Here is a scary thought. The Pareto Principle in economics says that 80% of the effects come from 20% of the causes. In practical terms it might mean that 20% of your movies at Warner Bros. would generate 80% of the revenue. Pareto himself noted that 80% of the waelth in Italy was held by 20% of the people.
This morning unemployment hit 10.2%, a 26 year high. Yesterday the Labor Department reported that productivity surged to 9.5%. The U.S. has worked hard to transform itself into a knowledge economy and companies like Google and Goldman Sachs record record revenues per worker. What if some version of the Pareto Principle begins to apply itself to employment–20% of the workers produce 80% of the GDP? Dan Greenhaus of Miller Taback & Co has the grim reality of our future.
We have argued and continue to argue that another jobless recovery is materializing and if our estimates for G.D.P. growth going forward materialize, the unemployment rate will remain at elevated levels for several years. Nearly 16 million people are unemployed right now while another 9 million are working part-time jobs because they cannot get a full-time job.
So here is the reality of life for the bottom 40% of America’s families. After they pay for food, housing and transportation they have $1200 per year to spend on “discretionary items” like clothing, medicine and doctors. Never mind telephone, Internet or cable TV which are supposed to be middle class entitlements. I don’t believe the 25 million underemployed people in this country are not going to sit on their hands passively zoned out in front of the TV set in the next two years, especially when they see Hedge Fund managers taking home $100 million bonuses for successfully taking down companies like Abitibi-Bowater, CIT, General Growth Properties, Six Flags and even General Motors with their brilliant government subsidized Credit Default Swaps and bond packages that forced the companies into bankruptcy.
In earlier times we had outsider artists who could articulate the rage like Woody Guthrie in the Depression.
Yes, as through this world I’ve wandered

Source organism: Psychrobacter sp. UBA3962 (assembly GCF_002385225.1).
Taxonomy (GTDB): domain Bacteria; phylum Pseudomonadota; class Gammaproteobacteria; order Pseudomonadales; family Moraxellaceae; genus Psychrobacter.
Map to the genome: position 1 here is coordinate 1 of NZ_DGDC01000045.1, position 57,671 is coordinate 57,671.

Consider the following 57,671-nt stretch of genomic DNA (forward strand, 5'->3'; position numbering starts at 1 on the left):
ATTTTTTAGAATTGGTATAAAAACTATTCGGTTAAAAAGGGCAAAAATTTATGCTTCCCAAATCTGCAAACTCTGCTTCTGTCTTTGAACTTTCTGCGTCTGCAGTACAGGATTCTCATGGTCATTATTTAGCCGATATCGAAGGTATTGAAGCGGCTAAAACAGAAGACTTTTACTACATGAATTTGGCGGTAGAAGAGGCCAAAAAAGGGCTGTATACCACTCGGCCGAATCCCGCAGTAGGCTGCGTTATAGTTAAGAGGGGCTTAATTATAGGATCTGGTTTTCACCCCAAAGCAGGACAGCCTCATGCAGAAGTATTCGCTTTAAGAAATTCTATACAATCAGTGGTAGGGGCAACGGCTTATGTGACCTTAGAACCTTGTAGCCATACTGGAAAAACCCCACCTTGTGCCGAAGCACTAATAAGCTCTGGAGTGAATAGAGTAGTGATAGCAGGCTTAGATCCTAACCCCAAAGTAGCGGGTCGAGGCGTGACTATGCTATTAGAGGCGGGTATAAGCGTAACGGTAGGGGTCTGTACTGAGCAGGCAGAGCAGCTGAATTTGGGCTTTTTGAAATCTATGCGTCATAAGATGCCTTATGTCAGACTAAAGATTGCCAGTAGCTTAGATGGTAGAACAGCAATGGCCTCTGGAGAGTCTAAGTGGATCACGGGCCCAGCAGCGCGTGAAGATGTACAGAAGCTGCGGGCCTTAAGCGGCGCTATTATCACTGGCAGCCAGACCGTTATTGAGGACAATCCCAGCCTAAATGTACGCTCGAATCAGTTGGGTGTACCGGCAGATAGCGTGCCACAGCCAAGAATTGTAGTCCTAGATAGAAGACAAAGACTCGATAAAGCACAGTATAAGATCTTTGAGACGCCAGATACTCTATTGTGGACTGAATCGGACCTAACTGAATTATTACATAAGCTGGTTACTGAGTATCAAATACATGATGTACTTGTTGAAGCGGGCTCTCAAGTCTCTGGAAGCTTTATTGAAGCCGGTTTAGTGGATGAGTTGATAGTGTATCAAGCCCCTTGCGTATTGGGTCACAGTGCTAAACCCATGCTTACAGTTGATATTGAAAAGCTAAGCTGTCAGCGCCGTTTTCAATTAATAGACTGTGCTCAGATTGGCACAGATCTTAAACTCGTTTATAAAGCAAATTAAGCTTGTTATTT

I’ve seen lots of funny men;
Some will rob you with a six-gun,
And some with a fountain pen.
I believe it’s going to take a new renaissance of rebellious artists, spiritual leaders and politicians to wake up the public to the reality of the real America. Glenn Beck has no solutions but to retreat to a fantasy world of the 1950’s. The truth is that for more than half a century Republicans and Democrats alike have been prisoners of the conventional wisdom propounded by Wall Street bankers, military contractors, the Chamber of Commerce and their academic neoclassical economics enablers. The result is a hollowed out economy with no manufacturing base for exports except in making weapons of mass destruction, dependent on financial bubbles to keep the party going. Well, the party is over. Anyone who thought that just electing Barack Obama was the solution to our problems, misunderstood the institutional power of the Establishment and their conventional wisdom.
As I have said before, we are in an Interregnum where the old is dying, but the new cannot be born. Obama’s election was just the start of what needs to be a new age of reform. Writing of the Progressive Era 100 years ago, Richard Hofstadter noted that the reform movement “was the effort to restore a type of economic individualism and political democracy that was widely believed to have existed earlier in America and to have been destroyed by the great corporation and the corrupt political machine.”
Of course the task of Teddy Roosevelt, Upton Sinclair and the Muckrakers of 1904 was a lot easier than the task of Barack Obama. America was entering a period of technological mastery and export superiority. Jobs were plentiful. What TR had to do was break up the monopolies and end the corruption and greed in industries like meat packing and coal mining. Obama will have to do all of that (break up the Big Banks and reform the food and energy businesses), but his task will be far greater because he has to help create 30 million new jobs in the next few years. To do that we will need to remake our industrial base, because it’s clear these jobs are not going to come from the existing knowledge and service economy that gets more productive by the day.